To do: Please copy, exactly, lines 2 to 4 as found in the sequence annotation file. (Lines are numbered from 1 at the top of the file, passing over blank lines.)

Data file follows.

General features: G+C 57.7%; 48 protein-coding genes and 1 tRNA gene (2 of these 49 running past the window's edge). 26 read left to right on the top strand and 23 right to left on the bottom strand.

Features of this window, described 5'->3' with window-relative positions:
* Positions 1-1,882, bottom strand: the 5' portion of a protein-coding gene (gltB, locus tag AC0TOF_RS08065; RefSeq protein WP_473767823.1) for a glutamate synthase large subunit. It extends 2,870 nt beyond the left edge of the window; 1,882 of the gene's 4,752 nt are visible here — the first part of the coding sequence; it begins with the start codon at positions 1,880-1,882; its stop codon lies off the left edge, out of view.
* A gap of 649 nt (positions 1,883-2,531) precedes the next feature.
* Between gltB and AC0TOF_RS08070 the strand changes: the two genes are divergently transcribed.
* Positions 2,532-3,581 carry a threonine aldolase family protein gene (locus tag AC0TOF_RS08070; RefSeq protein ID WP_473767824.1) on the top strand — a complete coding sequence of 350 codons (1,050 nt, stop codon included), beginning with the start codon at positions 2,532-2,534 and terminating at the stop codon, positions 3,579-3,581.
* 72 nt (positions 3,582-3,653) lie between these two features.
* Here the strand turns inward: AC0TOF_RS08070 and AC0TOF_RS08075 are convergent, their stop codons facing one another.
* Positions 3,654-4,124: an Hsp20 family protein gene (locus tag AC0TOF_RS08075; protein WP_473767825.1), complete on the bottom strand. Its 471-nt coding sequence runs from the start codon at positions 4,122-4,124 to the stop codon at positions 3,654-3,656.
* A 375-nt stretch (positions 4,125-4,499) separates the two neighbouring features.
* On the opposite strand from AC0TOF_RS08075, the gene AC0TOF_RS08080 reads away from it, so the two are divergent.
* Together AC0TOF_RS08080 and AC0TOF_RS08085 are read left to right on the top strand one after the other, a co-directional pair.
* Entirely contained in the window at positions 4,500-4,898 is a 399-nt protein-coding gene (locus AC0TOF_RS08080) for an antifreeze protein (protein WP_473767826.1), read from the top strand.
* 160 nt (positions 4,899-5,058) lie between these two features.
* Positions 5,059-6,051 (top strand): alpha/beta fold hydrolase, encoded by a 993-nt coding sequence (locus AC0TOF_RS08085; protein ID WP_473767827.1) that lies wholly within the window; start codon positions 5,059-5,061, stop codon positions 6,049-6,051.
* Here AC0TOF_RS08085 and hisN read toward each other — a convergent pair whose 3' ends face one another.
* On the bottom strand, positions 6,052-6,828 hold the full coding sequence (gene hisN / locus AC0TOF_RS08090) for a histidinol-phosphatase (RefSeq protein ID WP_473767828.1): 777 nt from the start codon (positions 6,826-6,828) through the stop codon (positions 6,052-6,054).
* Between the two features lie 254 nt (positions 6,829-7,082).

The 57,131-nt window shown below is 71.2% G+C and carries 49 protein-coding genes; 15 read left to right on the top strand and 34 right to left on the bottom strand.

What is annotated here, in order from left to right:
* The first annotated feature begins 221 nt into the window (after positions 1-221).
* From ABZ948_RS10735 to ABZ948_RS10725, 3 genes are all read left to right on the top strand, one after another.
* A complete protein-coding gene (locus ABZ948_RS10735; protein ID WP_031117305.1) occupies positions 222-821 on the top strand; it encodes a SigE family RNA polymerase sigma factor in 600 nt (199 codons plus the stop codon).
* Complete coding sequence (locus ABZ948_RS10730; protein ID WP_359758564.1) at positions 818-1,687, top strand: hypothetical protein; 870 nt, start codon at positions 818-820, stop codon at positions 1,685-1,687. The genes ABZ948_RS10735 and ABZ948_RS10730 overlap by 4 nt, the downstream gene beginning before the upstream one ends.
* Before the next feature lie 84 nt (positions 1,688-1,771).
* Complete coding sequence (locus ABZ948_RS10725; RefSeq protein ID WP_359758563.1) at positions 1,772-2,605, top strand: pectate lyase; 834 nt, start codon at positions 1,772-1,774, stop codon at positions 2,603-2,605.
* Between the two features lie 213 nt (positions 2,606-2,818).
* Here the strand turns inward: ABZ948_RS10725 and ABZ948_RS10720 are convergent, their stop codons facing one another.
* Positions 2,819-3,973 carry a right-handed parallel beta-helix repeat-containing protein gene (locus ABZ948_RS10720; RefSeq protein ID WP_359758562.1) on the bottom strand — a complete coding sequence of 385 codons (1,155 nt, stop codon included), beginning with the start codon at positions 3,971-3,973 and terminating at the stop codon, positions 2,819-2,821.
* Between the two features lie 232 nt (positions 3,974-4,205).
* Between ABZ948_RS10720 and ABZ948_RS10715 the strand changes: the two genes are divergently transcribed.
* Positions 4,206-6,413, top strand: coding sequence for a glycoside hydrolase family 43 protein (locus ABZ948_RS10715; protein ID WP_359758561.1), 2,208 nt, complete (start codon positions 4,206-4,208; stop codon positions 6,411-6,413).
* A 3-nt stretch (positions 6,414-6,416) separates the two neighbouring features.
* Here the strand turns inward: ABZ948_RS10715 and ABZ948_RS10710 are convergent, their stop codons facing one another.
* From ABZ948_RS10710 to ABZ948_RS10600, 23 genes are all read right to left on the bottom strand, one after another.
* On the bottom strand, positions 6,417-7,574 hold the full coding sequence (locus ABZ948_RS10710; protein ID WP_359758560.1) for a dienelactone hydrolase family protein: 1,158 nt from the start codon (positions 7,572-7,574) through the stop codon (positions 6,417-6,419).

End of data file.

Features of this window, described 5'->3' with window-relative positions:
* Positions 1-1,882, bottom strand: the 5' portion of a protein-coding gene (gltB, locus tag AC0TOF_RS08065; RefSeq protein WP_473767823.1) for a glutamate synthase large subunit. It extends 2,870 nt beyond the left edge of the window; 1,882 of the gene's 4,752 nt are visible here — the first part of the coding sequence; it begins with the start codon at positions 1,880-1,882; its stop codon lies off the left edge, out of view.
* A gap of 649 nt (positions 1,883-2,531) precedes the next feature.